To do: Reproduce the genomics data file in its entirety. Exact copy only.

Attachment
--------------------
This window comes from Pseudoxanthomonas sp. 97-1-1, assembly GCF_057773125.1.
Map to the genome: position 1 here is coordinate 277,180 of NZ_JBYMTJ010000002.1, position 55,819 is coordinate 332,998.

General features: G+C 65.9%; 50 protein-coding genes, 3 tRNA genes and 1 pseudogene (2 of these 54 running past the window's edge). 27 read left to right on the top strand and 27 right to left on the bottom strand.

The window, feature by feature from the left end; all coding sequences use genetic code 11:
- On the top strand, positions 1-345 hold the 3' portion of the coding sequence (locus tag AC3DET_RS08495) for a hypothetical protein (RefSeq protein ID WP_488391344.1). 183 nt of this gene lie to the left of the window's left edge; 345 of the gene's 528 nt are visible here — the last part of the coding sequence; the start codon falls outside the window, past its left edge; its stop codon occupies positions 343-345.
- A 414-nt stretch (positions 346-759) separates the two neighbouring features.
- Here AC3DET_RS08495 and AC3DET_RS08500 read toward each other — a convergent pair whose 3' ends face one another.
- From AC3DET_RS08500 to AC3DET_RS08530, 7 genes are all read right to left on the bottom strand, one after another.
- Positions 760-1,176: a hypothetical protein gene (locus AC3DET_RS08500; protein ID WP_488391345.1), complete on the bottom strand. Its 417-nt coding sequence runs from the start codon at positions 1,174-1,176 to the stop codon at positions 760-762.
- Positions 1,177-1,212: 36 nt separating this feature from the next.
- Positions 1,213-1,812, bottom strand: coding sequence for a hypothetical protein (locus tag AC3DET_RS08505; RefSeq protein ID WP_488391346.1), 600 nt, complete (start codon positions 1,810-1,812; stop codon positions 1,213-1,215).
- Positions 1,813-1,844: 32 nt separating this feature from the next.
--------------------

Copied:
This window comes from Pseudoxanthomonas sp. 97-1-1, assembly GCF_057773125.1.
Map to the genome: position 1 here is coordinate 277,180 of NZ_JBYMTJ010000002.1, position 55,819 is coordinate 332,998.

General features: G+C 65.9%; 50 protein-coding genes, 3 tRNA genes and 1 pseudogene (2 of these 54 running past the window's edge). 27 read left to right on the top strand and 27 right to left on the bottom strand.

The window, feature by feature from the left end; all coding sequences use genetic code 11:
- On the top strand, positions 1-345 hold the 3' portion of the coding sequence (locus tag AC3DET_RS08495) for a hypothetical protein (RefSeq protein ID WP_488391344.1). 183 nt of this gene lie to the left of the window's left edge; 345 of the gene's 528 nt are visible here — the last part of the coding sequence; the start codon falls outside the window, past its left edge; its stop codon occupies positions 343-345.
- A 414-nt stretch (positions 346-759) separates the two neighbouring features.
- Here AC3DET_RS08495 and AC3DET_RS08500 read toward each other — a convergent pair whose 3' ends face one another.
- From AC3DET_RS08500 to AC3DET_RS08530, 7 genes are all read right to left on the bottom strand, one after another.
- Positions 760-1,176: a hypothetical protein gene (locus AC3DET_RS08500; protein ID WP_488391345.1), complete on the bottom strand. Its 417-nt coding sequence runs from the start codon at positions 1,174-1,176 to the stop codon at positions 760-762.
- Positions 1,177-1,212: 36 nt separating this feature from the next.
- Positions 1,213-1,812, bottom strand: coding sequence for a hypothetical protein (locus tag AC3DET_RS08505; RefSeq protein ID WP_488391346.1), 600 nt, complete (start codon positions 1,810-1,812; stop codon positions 1,213-1,215).
- Positions 1,813-1,844: 32 nt separating this feature from the next.